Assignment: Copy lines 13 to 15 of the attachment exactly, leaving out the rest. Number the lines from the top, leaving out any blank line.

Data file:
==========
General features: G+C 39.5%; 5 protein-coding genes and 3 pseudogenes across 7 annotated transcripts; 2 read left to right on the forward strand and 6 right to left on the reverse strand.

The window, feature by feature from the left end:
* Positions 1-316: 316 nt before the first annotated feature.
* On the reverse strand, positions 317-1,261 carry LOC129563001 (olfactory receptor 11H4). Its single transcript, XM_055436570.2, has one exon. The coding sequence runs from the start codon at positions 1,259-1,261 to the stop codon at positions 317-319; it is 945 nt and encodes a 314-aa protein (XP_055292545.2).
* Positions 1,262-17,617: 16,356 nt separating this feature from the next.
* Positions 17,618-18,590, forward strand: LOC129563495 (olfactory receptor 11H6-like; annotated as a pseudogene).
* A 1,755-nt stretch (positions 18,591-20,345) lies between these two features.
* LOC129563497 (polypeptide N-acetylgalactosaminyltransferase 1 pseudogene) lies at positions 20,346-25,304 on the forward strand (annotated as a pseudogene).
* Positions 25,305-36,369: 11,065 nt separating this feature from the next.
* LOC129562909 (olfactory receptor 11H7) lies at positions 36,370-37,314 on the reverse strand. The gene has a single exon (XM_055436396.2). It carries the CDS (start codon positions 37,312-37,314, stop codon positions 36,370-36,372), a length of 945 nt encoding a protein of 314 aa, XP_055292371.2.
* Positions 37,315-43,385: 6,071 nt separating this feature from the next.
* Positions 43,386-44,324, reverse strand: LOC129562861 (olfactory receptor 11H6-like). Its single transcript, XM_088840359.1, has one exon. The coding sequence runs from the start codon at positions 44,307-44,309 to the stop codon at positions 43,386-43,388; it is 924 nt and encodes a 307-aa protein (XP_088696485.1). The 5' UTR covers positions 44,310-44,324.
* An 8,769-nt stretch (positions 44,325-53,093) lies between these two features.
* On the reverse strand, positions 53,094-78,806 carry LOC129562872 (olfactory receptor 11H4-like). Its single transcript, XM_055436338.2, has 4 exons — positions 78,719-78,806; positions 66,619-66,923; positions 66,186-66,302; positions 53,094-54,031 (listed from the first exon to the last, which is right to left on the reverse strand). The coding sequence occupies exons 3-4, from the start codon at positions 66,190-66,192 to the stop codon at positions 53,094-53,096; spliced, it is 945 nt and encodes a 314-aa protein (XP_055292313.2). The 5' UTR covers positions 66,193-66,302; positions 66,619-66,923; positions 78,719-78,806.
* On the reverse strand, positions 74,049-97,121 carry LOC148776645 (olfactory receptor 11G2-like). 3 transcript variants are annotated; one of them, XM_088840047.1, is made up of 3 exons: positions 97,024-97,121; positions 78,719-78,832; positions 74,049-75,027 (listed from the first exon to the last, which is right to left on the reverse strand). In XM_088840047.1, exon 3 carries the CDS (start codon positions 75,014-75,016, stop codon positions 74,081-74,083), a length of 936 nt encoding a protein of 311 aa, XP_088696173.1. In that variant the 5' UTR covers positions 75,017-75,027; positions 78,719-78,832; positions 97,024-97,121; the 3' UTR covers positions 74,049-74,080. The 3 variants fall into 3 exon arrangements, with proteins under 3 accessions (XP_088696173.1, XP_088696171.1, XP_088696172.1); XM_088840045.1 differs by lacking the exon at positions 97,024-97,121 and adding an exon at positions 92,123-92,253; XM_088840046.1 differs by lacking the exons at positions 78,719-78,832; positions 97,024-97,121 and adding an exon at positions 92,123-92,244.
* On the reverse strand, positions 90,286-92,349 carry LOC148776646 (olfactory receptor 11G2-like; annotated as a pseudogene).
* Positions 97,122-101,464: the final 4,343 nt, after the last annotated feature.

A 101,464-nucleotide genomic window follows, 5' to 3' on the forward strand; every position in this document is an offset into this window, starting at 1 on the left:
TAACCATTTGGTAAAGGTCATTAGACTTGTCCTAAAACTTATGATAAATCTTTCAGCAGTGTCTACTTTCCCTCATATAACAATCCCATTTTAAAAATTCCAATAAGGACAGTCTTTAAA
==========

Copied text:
* An 8,769-nt stretch (positions 44,325-53,093) lies between these two features.
* On the reverse strand, positions 53,094-78,806 carry LOC129562872 (olfactory receptor 11H4-like). Its single transcript, XM_055436338.2, has 4 exons — positions 78,719-78,806; positions 66,619-66,923; positions 66,186-66,302; positions 53,094-54,031 (listed from the first exon to the last, which is right to left on the reverse strand). The coding sequence occupies exons 3-4, from the start codon at positions 66,190-66,192 to the stop codon at positions 53,094-53,096; spliced, it is 945 nt and encodes a 314-aa protein (XP_055292313.2). The 5' UTR covers positions 66,193-66,302; positions 66,619-66,923; positions 78,719-78,806.
* On the reverse strand, positions 74,049-97,121 carry LOC148776645 (olfactory receptor 11G2-like). 3 transcript variants are annotated; one of them, XM_088840047.1, is made up of 3 exons: positions 97,024-97,121; positions 78,719-78,832; positions 74,049-75,027 (listed from the first exon to the last, which is right to left on the reverse strand). In XM_088840047.1, exon 3 carries the CDS (start codon positions 75,014-75,016, stop codon positions 74,081-74,083), a length of 936 nt encoding a protein of 311 aa, XP_088696173.1. In that variant the 5' UTR covers positions 75,017-75,027; positions 78,719-78,832; positions 97,024-97,121; the 3' UTR covers positions 74,049-74,080. The 3 variants fall into 3 exon arrangements, with proteins under 3 accessions (XP_088696173.1, XP_088696171.1, XP_088696172.1); XM_088840045.1 differs by lacking the exon at positions 97,024-97,121 and adding an exon at positions 92,123-92,253; XM_088840046.1 differs by lacking the exons at positions 78,719-78,832; positions 97,024-97,121 and adding an exon at positions 92,123-92,244.